Schoepp: Farms have become foreign places for far too many people

How food is grown needs to be part of the conversation from grade school to college

Schoepp: Farms have become foreign places for far too many people
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A reporter standing in a farmer’s field opened her newscast with this statement: “I never thought of agriculture being part of food but it is true! They are related. We get food from agriculture!”

This person was honestly quite excited about this new revelation and their first road trip down a dirt road.

As the reporter was signing off on this spring feature, she excitedly informed listeners that it was now time to “go harvest.” The person who owned the farm just nodded politely and waited before assisting the now windblown and dirt-stained reporter back to paved and level ground.

This little story brings us to a reality check.

The urban reporter — who is educated and living in the land of food diversity with easy access to a multitude of farms — lacked exposure to the business of agriculture and the simple discussion of where food comes from. This reflects a gap in our society, and in our academic system. It needs addressing. Farmers cannot expect consumers to walk with them if that consumer does not understand the value of food production or if they have never been to a farm.

It is tough to break into a curriculum with food production studies in the early stages as teachers are busy, but this is so necessary and agriculture in the classroom is an important tool. This contact with a real farmer not only educates children on food production but may potentially ignite an interest in farming, fishing or food processing.

Further along in a child’s education, there is also a gap. Food for teens is easy to access in a takeout container or at the school cafeteria without any instruction on how that food was grown or who does this amazing work.

It is here where food starts to be taken for granted (when it can be afforded), and patterns of behaviour (such as wasting food) are developed. It is also a time of wanting to belong, and nutritious food might be exchanged for drinks that are carbonated, iced, or full of sugar or caffeine.

In higher education, only a handful of universities and colleges in Canada are focused on food production, and even fewer have a food systems degree that hooks together all the links in the food chain. And though food and agriculture are deeply connected and, in fact, interdependent, one can go through their entire academic career and not once be introduced to the concepts of agriculture as a public good or as an economic driver. Nor is food or agriculture known as a social or justice connector and the building block of community.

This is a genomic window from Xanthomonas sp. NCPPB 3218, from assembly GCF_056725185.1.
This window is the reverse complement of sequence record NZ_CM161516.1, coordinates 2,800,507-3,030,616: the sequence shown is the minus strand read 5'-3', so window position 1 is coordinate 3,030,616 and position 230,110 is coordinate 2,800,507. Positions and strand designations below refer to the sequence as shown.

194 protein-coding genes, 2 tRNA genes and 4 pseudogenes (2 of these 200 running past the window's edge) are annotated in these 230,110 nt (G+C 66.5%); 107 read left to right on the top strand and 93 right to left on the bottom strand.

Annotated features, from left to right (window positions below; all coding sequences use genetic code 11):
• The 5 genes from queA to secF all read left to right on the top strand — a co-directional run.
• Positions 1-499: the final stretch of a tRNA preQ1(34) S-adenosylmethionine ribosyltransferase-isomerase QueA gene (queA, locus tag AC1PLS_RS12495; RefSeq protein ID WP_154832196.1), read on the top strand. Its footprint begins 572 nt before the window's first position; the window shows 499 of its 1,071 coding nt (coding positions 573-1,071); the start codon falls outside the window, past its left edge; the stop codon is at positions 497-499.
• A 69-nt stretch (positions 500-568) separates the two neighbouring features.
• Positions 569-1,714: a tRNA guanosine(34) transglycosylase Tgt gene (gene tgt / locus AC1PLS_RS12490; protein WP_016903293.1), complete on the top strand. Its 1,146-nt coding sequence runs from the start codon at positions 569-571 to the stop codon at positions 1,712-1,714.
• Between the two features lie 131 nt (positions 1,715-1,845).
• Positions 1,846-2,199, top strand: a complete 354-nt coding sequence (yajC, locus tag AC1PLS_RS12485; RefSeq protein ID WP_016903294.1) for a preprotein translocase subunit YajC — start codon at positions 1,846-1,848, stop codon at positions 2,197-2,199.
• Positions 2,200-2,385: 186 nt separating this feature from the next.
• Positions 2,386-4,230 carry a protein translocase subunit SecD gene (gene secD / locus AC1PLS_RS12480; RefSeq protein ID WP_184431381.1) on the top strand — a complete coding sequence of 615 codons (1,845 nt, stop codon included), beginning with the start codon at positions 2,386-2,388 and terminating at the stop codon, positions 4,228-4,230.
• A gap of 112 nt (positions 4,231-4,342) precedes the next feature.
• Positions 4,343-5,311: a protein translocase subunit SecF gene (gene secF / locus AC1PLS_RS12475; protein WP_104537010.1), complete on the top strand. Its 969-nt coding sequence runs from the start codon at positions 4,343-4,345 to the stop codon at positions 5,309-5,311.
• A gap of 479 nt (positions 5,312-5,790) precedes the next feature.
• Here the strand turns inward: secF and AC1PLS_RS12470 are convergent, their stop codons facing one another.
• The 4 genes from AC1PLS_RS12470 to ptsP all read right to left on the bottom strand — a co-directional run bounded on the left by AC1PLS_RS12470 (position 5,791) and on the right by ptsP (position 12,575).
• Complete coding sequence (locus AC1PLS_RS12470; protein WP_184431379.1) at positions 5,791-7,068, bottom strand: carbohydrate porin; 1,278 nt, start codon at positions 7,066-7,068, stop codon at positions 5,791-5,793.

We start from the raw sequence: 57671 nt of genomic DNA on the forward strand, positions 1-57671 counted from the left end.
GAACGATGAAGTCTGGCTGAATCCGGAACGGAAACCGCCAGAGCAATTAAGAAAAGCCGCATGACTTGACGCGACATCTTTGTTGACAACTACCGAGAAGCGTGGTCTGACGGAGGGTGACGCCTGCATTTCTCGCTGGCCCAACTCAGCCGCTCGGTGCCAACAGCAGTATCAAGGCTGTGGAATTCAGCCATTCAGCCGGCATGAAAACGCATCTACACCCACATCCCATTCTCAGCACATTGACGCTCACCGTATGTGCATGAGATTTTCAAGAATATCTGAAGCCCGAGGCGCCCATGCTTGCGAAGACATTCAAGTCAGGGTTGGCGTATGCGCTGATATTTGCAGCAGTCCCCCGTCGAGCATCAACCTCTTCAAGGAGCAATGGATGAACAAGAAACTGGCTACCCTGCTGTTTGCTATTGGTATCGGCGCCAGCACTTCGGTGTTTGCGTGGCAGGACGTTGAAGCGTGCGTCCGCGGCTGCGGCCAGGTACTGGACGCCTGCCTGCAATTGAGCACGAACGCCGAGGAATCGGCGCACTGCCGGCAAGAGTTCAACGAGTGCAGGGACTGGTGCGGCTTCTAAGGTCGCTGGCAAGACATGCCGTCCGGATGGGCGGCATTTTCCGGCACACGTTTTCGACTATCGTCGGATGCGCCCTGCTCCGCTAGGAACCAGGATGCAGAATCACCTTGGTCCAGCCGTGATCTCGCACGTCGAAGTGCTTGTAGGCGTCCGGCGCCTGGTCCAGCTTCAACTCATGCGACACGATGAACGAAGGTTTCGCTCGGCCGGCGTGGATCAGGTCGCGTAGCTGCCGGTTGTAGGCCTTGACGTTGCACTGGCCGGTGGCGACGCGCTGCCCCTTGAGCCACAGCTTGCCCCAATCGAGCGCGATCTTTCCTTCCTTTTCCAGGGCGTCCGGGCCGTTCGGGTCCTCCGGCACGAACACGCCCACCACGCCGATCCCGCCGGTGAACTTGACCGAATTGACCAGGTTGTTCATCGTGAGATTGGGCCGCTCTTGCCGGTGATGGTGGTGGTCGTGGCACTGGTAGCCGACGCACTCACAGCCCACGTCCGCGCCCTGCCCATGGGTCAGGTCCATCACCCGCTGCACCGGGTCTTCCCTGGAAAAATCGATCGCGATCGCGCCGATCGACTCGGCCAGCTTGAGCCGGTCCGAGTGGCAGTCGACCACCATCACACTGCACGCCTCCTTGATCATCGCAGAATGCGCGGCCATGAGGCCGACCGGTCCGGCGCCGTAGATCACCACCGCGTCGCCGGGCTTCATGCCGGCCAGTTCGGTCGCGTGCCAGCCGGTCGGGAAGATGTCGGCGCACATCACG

Children in city schools are not the only ones blind to agriculture. In agricultural colleges, many students have never left the farm or travelled outside the community they lived in. That gives a rather narrow lens to food production and agricultural practices. How it was done on their farm might be the only way that is known to them, and that leads to a long list of assumptions and limiting attitudes.

Exposing rural children is as important as exposing urban children to the diversity in food production.

Even more critical is the business of food and farming and the introduction to financial literacy. Start early! Using agriculture to teach about business, environment, language and math is both exciting and interesting. Overlaying the different aspects of food production with social studies not only refreshes the course but teaches valuable lessons on acceptance. For example, it does not matter what colour the hand was that grew that food, the Earth responded.

Cooking is not only a science, but it is one way to create a pathway back to the farm and to introduce concepts of collaboration and community. Every food system starts at the community level, therefore every family unit is part of the food system — even if they live in an apartment and eat takeout. The education is in the connection between food and farming.

Just as the reporter was so surprised to learn about agriculture as the foundation of her next meal, so too are farmers taken aback that folks may not understand how food comes to the plate.

But in all things there is an opportunity. It starts with broadening our horizons at our rural home to fully appreciate all the different ways that food may be produced and prepared. Communities must be encouraged to incorporate agriculture as part of their urban or rural development plan. Parents can participate in and encourage schools to teach simple lessons on where food comes from and why this is an important business. And taxpayers should insist on multidisciplinary food systems courses at colleges and universities.

If a reporter does not know about the deep connection between agriculture and food, it is because there is an educational and academic void. Our challenge is to ensure that every school and faculty honours and appreciates food production as a core function within all disciplines.

Simply starting the conversation will spur curiosity and could lead to the change we need within our educational systems.

About the author

AF Columnist

Brenda Schoepp

Brenda Schoepp works as an international mentor and motivational speaker. She can be contacted through her website at All rights reserved.



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